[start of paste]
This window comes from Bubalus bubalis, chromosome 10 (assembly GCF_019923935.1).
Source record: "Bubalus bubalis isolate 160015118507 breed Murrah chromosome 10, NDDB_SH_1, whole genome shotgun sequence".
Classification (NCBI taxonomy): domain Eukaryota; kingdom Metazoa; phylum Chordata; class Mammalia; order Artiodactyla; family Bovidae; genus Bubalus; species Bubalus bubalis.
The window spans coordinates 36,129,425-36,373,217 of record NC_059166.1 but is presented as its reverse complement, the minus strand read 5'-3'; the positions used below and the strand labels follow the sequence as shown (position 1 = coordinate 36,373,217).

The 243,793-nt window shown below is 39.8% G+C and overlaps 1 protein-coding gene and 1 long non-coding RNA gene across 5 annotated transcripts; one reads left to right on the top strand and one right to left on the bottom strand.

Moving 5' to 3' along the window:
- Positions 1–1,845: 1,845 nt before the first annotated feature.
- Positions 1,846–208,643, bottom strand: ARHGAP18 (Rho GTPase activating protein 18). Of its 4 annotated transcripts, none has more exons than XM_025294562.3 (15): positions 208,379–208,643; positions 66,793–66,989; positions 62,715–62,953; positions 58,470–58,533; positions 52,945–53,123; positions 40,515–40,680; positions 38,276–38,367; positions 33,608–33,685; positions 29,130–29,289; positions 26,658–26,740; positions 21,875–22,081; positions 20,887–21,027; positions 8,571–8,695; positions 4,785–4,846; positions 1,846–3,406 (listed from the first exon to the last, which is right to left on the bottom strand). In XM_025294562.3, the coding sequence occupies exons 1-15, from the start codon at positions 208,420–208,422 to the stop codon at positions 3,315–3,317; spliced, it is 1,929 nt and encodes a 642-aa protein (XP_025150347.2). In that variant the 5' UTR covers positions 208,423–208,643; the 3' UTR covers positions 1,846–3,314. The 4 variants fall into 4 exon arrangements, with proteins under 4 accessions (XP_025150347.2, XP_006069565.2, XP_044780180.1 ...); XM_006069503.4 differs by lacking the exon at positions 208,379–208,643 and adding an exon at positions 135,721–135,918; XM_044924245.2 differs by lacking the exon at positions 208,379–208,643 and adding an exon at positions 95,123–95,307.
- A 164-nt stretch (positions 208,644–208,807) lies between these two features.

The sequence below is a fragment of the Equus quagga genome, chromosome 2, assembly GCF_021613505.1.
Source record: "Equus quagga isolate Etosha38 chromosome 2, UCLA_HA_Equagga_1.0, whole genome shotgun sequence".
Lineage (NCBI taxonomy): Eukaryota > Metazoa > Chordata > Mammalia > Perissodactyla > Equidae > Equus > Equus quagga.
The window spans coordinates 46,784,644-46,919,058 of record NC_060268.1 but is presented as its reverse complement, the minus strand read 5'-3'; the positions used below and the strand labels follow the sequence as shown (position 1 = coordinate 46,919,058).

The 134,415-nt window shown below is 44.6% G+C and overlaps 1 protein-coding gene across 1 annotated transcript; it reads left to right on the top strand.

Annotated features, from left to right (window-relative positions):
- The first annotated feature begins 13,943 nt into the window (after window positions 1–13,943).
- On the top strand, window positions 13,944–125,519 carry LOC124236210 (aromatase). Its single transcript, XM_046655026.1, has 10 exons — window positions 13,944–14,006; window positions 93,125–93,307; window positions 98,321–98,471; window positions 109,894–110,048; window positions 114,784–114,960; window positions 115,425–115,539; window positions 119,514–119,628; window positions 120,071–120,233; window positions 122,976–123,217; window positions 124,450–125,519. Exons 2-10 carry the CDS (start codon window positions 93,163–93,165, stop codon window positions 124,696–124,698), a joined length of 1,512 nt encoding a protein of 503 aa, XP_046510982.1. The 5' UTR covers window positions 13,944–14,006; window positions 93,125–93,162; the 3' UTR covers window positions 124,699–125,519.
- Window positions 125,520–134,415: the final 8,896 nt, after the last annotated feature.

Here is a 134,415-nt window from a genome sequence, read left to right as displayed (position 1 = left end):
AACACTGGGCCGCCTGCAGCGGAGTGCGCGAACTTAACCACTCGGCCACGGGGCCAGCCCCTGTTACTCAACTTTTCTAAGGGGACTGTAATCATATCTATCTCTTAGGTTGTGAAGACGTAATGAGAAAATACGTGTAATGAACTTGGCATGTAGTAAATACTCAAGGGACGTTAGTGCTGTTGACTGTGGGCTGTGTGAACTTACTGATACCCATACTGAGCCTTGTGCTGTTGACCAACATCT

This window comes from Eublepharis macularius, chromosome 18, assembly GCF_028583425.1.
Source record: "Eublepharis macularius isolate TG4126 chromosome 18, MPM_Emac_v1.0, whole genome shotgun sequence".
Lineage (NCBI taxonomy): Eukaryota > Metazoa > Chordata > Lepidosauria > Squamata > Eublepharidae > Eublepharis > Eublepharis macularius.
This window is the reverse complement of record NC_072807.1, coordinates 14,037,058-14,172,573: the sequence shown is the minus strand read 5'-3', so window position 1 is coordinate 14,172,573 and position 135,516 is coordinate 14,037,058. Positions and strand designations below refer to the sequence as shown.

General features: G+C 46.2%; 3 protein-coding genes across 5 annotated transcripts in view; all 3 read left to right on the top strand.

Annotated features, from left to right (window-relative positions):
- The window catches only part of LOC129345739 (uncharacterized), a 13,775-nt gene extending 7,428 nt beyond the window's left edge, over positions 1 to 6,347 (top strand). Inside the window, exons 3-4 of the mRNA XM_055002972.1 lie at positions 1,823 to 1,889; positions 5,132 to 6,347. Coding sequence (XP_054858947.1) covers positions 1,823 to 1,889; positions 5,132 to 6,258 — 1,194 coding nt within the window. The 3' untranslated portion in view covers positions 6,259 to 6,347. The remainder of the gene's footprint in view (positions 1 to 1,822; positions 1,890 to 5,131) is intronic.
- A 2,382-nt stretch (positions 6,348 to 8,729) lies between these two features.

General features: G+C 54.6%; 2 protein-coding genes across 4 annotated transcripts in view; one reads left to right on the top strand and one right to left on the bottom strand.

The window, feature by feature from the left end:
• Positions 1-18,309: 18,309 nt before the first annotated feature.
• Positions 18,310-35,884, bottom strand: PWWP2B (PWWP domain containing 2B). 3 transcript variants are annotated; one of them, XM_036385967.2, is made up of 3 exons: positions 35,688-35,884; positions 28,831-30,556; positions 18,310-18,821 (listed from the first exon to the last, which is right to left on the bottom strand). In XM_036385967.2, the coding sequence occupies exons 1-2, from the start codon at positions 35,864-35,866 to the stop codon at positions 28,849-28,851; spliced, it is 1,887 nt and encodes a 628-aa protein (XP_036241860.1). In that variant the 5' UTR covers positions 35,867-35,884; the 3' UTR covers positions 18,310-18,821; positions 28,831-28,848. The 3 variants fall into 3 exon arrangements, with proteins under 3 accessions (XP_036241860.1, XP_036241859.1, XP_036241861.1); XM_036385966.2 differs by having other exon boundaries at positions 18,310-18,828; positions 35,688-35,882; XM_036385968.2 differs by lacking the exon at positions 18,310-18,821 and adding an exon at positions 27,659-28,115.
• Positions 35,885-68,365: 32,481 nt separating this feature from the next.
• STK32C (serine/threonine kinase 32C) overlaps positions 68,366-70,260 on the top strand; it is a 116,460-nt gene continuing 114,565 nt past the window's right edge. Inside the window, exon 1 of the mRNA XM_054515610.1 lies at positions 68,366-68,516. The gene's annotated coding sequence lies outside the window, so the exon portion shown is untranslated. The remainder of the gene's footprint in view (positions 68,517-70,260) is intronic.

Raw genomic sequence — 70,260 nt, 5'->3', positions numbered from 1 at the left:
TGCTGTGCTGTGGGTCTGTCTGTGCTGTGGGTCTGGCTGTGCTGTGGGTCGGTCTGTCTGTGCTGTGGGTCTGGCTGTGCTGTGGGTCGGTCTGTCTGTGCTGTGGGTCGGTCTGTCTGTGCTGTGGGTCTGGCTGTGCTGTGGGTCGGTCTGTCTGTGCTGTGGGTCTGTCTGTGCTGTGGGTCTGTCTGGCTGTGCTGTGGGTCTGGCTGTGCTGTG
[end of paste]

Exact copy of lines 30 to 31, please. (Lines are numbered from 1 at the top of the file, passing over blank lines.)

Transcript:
The window, feature by feature from the left end:
• Positions 1-18,309: 18,309 nt before the first annotated feature.